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California’s second largest water agency throws support behind water bond measure

Lakewood, CA – At Thursday’s meeting of the Water Replenishment District, the Board of Directors voted unanimously to support California Proposition 1 – the $7.5 billion water bond approved by the Legislature and signed by Gov. Jerry Brown on Aug. 13 which voters will be asked to approve on California’s November ballot.

“Proposition 1 is perhaps the most significant measure facing California voters this November,” said WRD Board President Sergio Calderon. “Not only does it represent years of bipartisan hard work, but this investment is critical for needed infrastructure improvements on groundwater cleanup, safe drinking water programs, water recycling, water storage, the Sacramento-San Joaquin Delta, as well as protections for our rivers and coastline.”

Assemblymember Anthony Rendon (D-Lakewood) authored the Water Quality, Supply and Infrastructure Improvement Act of 2014 which passed the State Assembly with bipartisan unanimous support. Governor Brown signed the bill the same day, thereby allowing the measure to be placed on the fall ballot for voters to approve.

“On behalf of WRD’s Board, I want to congratulate the leadership of Proposition 1’s author, Assemblymember Rendon, as well as Governor Brown for providing voters a comprehensive bond measure that will address California’s most immediate water needs,” added Calderon. “The epic drought that we are now facing has made it abundantly clear that the state must take action now to insure the future sustainability of our water infrastructure and protect our collective economic and environmental prosperity.”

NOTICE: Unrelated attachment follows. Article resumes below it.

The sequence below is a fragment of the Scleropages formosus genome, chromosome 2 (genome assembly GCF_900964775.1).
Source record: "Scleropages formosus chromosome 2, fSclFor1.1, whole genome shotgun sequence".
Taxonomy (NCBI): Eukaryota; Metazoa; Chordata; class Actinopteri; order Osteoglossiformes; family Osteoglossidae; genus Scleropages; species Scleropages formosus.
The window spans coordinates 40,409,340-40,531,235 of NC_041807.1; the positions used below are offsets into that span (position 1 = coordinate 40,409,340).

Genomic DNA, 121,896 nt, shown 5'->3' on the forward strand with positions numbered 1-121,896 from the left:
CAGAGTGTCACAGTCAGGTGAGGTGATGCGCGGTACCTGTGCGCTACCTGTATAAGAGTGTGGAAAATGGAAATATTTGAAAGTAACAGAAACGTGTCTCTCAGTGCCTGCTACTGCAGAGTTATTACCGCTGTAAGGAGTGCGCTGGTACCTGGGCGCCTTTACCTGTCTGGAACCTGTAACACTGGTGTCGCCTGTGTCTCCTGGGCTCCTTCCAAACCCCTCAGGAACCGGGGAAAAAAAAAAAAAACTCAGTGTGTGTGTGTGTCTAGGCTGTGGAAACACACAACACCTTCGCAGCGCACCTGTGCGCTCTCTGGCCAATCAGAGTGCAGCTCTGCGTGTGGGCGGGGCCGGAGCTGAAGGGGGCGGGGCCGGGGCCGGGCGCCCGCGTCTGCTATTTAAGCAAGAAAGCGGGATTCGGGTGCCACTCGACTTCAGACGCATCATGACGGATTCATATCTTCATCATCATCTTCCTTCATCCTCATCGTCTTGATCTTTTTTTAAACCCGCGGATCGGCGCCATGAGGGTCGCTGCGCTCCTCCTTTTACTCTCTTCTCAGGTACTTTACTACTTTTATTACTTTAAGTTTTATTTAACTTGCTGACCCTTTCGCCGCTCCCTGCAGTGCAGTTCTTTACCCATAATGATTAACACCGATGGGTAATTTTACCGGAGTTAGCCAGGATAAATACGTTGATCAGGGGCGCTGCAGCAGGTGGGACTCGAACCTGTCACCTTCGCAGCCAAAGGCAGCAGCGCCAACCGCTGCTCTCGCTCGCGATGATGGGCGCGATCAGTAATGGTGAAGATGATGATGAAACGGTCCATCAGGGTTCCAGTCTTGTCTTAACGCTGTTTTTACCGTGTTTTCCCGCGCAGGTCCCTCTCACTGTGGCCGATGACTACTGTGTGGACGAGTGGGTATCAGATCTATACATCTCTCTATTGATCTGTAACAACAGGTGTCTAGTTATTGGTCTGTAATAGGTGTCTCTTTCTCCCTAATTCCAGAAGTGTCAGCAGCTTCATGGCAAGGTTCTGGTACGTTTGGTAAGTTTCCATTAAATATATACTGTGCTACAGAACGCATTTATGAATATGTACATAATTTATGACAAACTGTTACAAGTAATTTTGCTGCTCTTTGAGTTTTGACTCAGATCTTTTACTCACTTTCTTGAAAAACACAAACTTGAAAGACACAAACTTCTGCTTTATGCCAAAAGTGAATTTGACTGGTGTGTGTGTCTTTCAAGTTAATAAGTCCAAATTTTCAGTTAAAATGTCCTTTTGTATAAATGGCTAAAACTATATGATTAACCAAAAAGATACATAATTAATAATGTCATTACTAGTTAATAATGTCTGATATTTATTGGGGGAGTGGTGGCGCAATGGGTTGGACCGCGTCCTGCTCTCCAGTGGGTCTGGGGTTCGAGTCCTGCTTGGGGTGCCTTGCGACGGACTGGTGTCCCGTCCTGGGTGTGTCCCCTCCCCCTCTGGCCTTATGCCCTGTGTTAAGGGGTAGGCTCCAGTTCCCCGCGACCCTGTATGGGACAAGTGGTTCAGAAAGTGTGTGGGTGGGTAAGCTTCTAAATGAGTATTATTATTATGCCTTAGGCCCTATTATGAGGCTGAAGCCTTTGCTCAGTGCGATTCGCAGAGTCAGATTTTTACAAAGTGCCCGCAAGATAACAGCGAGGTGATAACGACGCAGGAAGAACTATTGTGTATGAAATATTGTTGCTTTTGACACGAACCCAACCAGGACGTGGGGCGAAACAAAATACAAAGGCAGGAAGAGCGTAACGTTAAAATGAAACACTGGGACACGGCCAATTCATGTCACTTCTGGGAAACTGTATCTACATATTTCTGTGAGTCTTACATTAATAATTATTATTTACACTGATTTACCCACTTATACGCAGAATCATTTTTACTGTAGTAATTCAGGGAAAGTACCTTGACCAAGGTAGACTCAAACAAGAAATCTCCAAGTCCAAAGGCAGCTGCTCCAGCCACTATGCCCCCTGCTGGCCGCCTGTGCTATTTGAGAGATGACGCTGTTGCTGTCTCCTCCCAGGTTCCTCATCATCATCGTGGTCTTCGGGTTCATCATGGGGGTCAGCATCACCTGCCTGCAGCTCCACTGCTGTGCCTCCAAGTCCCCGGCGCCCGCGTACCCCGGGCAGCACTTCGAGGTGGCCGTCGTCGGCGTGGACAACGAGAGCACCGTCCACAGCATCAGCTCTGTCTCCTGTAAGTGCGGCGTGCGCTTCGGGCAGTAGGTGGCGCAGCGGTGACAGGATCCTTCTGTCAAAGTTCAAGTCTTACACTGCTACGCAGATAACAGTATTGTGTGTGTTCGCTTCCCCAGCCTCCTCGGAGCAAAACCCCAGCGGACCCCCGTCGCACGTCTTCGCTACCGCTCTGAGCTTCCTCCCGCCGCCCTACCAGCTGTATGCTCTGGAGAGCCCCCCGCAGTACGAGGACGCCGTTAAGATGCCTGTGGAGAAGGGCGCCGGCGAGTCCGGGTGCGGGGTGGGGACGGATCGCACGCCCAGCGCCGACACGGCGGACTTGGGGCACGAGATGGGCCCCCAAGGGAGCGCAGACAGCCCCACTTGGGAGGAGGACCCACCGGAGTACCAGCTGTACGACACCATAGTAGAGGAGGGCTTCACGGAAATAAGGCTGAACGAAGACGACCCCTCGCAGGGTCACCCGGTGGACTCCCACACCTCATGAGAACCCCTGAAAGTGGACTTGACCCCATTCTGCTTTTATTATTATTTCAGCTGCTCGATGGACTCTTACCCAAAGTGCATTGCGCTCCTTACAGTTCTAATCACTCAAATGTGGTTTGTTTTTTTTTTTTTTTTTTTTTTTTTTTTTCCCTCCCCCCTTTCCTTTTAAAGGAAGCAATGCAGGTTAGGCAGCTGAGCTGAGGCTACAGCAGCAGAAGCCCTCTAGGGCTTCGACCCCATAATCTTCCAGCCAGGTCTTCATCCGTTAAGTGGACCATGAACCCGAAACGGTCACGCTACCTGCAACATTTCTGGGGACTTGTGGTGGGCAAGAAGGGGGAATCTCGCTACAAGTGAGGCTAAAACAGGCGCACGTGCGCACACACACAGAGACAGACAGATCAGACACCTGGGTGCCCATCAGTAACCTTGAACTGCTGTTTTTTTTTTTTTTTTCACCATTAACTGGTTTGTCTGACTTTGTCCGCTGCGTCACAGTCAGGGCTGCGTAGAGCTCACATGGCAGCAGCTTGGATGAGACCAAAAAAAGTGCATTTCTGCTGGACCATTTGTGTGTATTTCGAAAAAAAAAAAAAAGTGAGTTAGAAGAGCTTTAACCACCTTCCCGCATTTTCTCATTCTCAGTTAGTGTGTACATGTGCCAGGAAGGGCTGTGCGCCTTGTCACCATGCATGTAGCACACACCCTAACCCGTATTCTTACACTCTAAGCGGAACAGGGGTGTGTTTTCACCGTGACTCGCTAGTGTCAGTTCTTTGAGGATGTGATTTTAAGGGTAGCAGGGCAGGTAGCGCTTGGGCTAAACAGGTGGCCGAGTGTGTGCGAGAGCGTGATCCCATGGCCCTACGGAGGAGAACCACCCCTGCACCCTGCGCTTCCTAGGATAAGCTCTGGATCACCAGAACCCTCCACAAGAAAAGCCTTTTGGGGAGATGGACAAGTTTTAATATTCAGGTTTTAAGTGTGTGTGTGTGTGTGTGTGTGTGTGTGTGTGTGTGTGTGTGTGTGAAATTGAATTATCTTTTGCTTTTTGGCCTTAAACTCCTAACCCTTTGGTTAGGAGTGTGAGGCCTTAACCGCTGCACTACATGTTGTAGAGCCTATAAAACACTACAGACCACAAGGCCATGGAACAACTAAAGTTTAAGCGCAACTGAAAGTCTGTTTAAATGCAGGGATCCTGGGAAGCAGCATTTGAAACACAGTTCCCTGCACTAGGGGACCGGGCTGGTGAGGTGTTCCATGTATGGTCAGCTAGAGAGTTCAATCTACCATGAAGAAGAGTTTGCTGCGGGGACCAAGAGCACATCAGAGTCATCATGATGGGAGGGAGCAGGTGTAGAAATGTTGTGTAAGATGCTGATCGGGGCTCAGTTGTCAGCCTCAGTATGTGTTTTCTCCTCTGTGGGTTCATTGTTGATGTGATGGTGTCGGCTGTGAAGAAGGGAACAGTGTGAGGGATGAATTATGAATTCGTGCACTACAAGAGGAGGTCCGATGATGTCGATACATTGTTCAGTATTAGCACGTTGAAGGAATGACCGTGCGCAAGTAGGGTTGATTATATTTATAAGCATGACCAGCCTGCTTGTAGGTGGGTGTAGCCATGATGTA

Specific spending proposals in the proposition include:
• $520 million to improve water quality for “beneficial use,” for reducing and preventing drinking water contaminants, disadvantaged communities, and the State Water Pollution Control Revolving Fund Small Community Grant Fund.
• $1.495 billion for competitive grants for multi-benefit ecosystem and watershed protection and restoration projects.
• $810 million for expenditures on, and competitive grants and loans to, integrated regional water management plan projects.
• $2.7 billion for water storage projects, dams and reservoirs.
• $725 million for water recycling and advanced water treatment technology projects.
• $900 million for competitive grants, and loans for, projects to prevent or clean up the contamination of groundwater that serves as a source of drinking water.
• $395 million for statewide flood management projects and activities.

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